China Resources underlines opposition to Vanke’s white-knight sell-off
Market regulator keeping watchful eye on proceedings, as rival sides continue to scrap over Shenzhen Metro deal
China’s stock market regulator is closely monitoring the ongoing battle between China Vanke Co and its second-largest shareholder, state-owned China Resources (Holdings), and may step in if the latter files a formal appeal for arbitration.
China Resources has continued to underlined its opposition to the planned 45.6 billion yuan restructuring plan by China’s biggest property company — a deal that would see it issue shares to a white-knight investor.
Vanke officially proposed the restructuring plan on Friday at a general meeting of shareholders. Officials said the deal was approved by its board, seven votes out of 10.
“Now the company need to come up with an internal decision,” said an unnamed source at the China Securities Regulatory Commission, the country’s stock market regulator.
“While if China Resources disagrees and appeals to a higher authority, the commission and the Shenzhen Stock Exchange will step in,” the source said.
“Clearly each side is using their own network to favour their benefits.”
Vanke’s board endorsed a proposal to introduce Shenzhen Metro as the largest shareholder on Friday night, with one director choosing to abstain, China Vanke said in a filing to the Shenzhen Stock Exchange on Saturday.
In an earlier filing to the Hong Kong Stock Exchange, Vanke said “no director is required to refrain from voting on this resolution”.
China Resources, meanwhile, which owns 15.3 per cent of Vanke and has three board seats, claimed the board vote failed to attract a two-thirds majority, or approval of eight of the 11 board members.
It voiced “doubt” over the legitimacy of Vanke’s claim that the 45.6 billion yuan Metro acquisition had been approved, and “strong dissatisfaction” over Vanke’s announcement before serious consultation with shareholders.
It now threatens to vote against the proposal at the next general meeting, possibly in September, if there is no adjustment to the plan.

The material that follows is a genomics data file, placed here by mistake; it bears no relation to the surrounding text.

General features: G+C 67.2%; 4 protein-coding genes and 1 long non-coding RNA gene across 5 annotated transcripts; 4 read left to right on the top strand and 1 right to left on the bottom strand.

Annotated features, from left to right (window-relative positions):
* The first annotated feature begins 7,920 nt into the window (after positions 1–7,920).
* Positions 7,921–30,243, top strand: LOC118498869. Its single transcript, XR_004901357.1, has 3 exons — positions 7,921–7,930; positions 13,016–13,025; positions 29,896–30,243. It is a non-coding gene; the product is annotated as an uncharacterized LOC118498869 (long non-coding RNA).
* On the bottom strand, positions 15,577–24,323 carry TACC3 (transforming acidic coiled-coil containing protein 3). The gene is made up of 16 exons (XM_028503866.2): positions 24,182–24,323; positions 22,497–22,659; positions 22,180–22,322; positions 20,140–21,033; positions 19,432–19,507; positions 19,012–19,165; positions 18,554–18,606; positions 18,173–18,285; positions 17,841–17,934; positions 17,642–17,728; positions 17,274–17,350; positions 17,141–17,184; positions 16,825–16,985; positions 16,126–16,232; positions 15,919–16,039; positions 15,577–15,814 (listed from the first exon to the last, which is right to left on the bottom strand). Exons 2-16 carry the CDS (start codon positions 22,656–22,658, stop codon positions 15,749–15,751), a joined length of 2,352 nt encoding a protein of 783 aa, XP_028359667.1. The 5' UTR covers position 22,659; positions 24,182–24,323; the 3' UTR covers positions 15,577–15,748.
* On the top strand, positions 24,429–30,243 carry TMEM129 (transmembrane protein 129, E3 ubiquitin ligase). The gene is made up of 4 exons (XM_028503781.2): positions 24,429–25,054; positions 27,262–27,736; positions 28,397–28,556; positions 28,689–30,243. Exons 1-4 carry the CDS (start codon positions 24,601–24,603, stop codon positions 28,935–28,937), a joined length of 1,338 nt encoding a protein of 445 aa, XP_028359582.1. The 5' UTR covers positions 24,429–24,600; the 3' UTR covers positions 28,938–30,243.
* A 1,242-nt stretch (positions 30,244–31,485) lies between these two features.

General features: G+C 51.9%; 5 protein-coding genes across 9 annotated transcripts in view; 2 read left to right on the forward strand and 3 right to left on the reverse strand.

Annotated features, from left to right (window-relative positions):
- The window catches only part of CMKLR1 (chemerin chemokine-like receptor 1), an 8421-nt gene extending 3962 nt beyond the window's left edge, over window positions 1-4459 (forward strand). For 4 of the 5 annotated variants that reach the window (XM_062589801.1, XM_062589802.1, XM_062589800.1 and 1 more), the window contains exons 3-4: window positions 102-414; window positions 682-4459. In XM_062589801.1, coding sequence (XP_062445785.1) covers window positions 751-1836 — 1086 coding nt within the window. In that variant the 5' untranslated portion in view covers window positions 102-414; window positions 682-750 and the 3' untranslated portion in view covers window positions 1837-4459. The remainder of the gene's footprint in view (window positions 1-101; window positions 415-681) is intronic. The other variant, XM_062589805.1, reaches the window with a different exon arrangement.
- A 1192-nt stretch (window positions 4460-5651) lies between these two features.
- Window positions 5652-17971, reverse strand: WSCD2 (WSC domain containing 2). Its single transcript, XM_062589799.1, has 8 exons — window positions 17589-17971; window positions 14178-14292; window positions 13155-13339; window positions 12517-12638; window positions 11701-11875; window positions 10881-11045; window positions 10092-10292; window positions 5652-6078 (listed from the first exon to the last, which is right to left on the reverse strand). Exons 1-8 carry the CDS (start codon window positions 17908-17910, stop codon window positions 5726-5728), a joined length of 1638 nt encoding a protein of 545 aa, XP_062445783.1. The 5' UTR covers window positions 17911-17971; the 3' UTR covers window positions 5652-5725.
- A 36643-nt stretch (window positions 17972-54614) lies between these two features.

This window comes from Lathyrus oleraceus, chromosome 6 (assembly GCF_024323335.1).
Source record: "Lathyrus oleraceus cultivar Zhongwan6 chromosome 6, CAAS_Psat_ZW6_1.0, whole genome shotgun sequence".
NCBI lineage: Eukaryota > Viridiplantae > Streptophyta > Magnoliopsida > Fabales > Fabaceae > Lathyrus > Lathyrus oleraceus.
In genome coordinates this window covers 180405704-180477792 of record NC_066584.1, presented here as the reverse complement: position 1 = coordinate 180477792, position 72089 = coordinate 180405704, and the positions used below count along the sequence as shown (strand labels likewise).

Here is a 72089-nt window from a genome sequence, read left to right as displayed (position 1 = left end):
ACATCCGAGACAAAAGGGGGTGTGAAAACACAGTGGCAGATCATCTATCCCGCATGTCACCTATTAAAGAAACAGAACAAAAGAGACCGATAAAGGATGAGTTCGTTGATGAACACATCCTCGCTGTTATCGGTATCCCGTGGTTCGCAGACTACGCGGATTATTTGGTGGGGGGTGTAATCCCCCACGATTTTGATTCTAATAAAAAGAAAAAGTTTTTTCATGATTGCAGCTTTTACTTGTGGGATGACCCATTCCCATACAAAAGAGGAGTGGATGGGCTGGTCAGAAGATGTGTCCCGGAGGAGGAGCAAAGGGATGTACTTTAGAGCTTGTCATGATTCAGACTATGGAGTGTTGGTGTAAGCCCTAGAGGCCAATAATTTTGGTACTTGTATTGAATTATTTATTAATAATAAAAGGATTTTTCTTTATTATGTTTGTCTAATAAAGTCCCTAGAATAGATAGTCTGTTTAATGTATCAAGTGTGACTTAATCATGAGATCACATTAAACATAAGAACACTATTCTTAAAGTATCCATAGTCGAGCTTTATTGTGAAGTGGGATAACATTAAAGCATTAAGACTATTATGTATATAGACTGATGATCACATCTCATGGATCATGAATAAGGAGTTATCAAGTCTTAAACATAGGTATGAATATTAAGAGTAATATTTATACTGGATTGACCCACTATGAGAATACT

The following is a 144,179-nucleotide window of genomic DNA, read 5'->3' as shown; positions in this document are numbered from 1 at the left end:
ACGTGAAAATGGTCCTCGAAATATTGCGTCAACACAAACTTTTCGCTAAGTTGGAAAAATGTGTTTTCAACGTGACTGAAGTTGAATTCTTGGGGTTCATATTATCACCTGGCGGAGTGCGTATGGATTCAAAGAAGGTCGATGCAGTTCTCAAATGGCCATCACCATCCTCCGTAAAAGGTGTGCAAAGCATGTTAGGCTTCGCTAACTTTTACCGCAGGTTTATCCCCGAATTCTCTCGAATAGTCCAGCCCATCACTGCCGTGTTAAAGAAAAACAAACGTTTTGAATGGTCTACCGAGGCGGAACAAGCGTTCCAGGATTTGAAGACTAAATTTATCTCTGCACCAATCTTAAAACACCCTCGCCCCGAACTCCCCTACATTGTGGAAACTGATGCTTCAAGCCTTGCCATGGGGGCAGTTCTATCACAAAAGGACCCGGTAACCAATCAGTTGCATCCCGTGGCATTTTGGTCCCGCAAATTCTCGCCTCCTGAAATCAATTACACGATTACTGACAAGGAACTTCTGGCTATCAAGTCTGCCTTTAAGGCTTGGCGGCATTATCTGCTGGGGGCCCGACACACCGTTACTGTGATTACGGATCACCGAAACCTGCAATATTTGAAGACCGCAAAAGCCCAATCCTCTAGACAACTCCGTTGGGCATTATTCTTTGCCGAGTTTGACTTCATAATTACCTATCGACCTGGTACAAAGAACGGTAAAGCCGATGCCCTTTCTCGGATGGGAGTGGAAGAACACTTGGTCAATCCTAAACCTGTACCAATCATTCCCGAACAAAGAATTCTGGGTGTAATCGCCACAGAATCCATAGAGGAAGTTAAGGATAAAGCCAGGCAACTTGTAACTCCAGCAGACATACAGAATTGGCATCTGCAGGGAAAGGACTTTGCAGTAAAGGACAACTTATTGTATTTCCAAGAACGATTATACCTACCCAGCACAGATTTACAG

The takeover saga gripping China’s stock markets began in December when the Shenzhen-based property and insurance conglomerate Baoneng Group upped its stake in Vanke to 24.26 per cent, becoming its largest shareholder, ahead of China Resources, which had maintained a friendly relationship with Vanke for 15 years.
Vanke’s chairman Wang Shi and his colleagues introduced Shenzhen Metro to avoid a takeover by Baoneng — but the move has antagonised China Resources, which claimed it did not know of the plan.
Experts now believe that even if the plan is passed, the soured relations risk future conflict.
“It’s a pity it has come to this,” said Liu Feifan, an analyst with Guotai Junan Securities.
“For China Resources, it’s painful either to accept the plan, or block it, as it is for Baoneng.”
Liu explaining if China Resources accept the plan, its shareholding in Vanke would be further diluted to 12.1 per cent from 15.29 per cent.
China Resources claims it would also suffer tremendous losses if the restructuring plan failed, resulting in a sell-off by investors when trading in Vanke’s shares resume in Shenzhen.
It has already complained the 15.88 yuan per share offer significantly undervalues Vanke’s shares, and suggests even if Vanke seek cooperation with Shenzhen Metro, the deal could be done by debt financing or cash buyout, rather than a share sale.
In a Sunday news conference, Vanke vice president Tan Huajie insisted the price was the best Vanke could get, the significance of the share sale “goes beyond two premium plots offered by Shenzhen Metro”, and offers all sides a “bright future”.
Several analysts believe a critical motivation for Vanke’s management is its desperation to have a major shareholder standing alongside it, after its relations with China Resources turned from alliance partner to rival.
Mainland media reports have said the relationship between the managements of Vanke and China Resources started deteriorating when the latter appointed a new chairman, Fu Yuning.
Wang had been good friends with the conglomerate’s previous leaders. Wang and his senior management team collectively have around 0.2 per cent of a stake in Vanke.
Peng Bing, a law professor at Peking University, expects the disgruntled China Resources to work flat out to block the restructuring plan.
Even if its stand-alone voting rights are insufficient, it could even now team up with Baoneng, or rival insurance group Anbang, he said, both of which have kept their distance from the tussle until now.
Pan, Liu and other analysts all remain puzzled why Baoneng has remained on the sidelines, given it is due to lose, regardless of whether Shenzhen Metro steps in or not.
“The whole battle is bewildering if looked at from a financial perspective only.
“There are deeper interests jockeying here. And we outsiders don’t know what they are,” said Liu.
China Vanke declined by 2.97 per cent to HK$17 in Hong Kong trading on Monday.